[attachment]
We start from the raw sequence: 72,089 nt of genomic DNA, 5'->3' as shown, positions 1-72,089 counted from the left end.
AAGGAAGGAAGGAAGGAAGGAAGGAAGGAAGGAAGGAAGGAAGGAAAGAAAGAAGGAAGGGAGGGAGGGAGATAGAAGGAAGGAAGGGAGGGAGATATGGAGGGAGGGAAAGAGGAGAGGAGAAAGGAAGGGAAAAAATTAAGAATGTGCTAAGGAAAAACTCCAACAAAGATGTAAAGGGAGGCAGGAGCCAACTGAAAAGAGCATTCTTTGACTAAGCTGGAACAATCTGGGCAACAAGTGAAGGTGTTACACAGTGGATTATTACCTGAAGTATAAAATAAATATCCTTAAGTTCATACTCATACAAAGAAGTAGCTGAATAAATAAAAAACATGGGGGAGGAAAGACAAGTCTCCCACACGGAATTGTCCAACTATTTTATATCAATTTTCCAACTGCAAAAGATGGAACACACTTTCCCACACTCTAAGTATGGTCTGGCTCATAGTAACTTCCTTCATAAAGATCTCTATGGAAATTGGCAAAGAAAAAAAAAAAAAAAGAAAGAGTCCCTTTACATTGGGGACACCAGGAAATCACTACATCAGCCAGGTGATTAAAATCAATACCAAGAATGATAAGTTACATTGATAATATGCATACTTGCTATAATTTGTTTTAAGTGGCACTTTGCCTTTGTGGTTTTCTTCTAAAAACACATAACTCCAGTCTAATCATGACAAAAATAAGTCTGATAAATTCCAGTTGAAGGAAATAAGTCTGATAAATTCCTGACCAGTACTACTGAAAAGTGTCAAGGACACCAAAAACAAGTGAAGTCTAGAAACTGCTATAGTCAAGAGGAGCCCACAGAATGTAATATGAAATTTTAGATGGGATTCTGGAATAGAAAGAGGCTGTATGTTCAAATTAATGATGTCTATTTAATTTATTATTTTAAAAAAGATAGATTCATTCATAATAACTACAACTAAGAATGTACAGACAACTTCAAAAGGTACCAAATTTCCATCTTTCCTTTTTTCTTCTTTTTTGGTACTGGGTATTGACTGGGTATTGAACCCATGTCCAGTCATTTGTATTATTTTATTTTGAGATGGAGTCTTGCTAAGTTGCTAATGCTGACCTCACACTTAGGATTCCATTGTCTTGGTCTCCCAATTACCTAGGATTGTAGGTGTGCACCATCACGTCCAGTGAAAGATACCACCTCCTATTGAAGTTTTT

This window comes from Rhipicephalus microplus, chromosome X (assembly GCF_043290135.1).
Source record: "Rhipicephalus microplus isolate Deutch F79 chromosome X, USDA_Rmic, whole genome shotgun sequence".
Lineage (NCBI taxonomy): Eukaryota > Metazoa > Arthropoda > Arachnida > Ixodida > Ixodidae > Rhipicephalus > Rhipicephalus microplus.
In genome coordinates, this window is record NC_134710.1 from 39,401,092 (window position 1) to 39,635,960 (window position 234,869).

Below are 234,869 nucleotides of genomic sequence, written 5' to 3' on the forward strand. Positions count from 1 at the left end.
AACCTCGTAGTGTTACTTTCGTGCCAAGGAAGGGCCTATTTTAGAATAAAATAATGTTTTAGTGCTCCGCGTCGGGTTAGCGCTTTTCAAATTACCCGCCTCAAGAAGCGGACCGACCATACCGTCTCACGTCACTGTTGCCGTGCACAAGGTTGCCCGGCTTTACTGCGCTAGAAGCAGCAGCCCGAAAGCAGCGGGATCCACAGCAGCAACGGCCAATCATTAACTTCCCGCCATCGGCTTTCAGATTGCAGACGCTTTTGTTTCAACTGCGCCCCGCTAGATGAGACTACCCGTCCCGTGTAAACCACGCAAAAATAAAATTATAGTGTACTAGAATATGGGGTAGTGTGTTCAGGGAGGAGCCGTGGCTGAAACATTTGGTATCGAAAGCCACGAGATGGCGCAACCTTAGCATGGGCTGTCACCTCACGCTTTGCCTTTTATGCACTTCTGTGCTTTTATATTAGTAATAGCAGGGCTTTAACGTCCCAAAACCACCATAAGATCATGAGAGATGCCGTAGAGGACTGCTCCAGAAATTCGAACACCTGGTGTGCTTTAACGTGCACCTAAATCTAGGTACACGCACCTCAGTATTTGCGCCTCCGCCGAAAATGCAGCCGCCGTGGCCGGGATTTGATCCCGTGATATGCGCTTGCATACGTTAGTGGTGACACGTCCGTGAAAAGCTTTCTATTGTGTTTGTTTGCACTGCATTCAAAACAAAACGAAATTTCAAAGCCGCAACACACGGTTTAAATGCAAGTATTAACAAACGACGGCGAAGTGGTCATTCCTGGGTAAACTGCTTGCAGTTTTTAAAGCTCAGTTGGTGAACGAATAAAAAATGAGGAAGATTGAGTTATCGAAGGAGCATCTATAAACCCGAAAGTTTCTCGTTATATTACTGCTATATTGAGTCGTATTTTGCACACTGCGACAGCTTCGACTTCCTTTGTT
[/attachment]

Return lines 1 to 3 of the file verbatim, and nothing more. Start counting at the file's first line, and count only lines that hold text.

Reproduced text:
We start from the raw sequence: 72,089 nt of genomic DNA, 5'->3' as shown, positions 1-72,089 counted from the left end.
AAGGAAGGAAGGAAGGAAGGAAGGAAGGAAGGAAGGAAGGAAGGAAAGAAAGAAGGAAGGGAGGGAGGGAGATAGAAGGAAGGAAGGGAGGGAGATATGGAGGGAGGGAAAGAGGAGAGGAGAAAGGAAGGGAAAAAATTAAGAATGTGCTAAGGAAAAACTCCAACAAAGATGTAAAGGGAGGCAGGAGCCAACTGAAAAGAGCATTCTTTGACTAAGCTGGAACAATCTGGGCAACAAGTGAAGGTGTTACACAGTGGATTATTACCTGAAGTATAAAATAAATATCCTTAAGTTCATACTCATACAAAGAAGTAGCTGAATAAATAAAAAACATGGGGGAGGAAAGACAAGTCTCCCACACGGAATTGTCCAACTATTTTATATCAATTTTCCAACTGCAAAAGATGGAACACACTTTCCCACACTCTAAGTATGGTCTGGCTCATAGTAACTTCCTTCATAAAGATCTCTATGGAAATTGGCAAAGAAAAAAAAAAAAAAAGAAAGAGTCCCTTTACATTGGGGACACCAGGAAATCACTACATCAGCCAGGTGATTAAAATCAATACCAAGAATGATAAGTTACATTGATAATATGCATACTTGCTATAATTTGTTTTAAGTGGCACTTTGCCTTTGTGGTTTTCTTCTAAAAACACATAACTCCAGTCTAATCATGACAAAAATAAGTCTGATAAATTCCAGTTGAAGGAAATAAGTCTGATAAATTCCTGACCAGTACTACTGAAAAGTGTCAAGGACACCAAAAACAAGTGAAGTCTAGAAACTGCTATAGTCAAGAGGAGCCCACAGAATGTAATATGAAATTTTAGATGGGATTCTGGAATAGAAAGAGGCTGTATGTTCAAATTAATGATGTCTATTTAATTTATTATTTTAAAAAAGATAGATTCATTCATAATAACTACAACTAAGAATGTACAGACAACTTCAAAAGGTACCAAATTTCCATCTTTCCTTTTTTCTTCTTTTTTGGTACTGGGTATTGACTGGGTATTGAACCCATGTCCAGTCATTTGTATTATTTTATTTTGAGATGGAGTCTTGCTAAGTTGCTAATGCTGACCTCACACTTAGGATTCCATTGTCTTGGTCTCCCAATTACCTAGGATTGTAGGTGTGCACCATCACGTCCAGTGAAAGATACCACCTCCTATTGAAGTTTTT

This window comes from Rhipicephalus microplus, chromosome X (assembly GCF_043290135.1).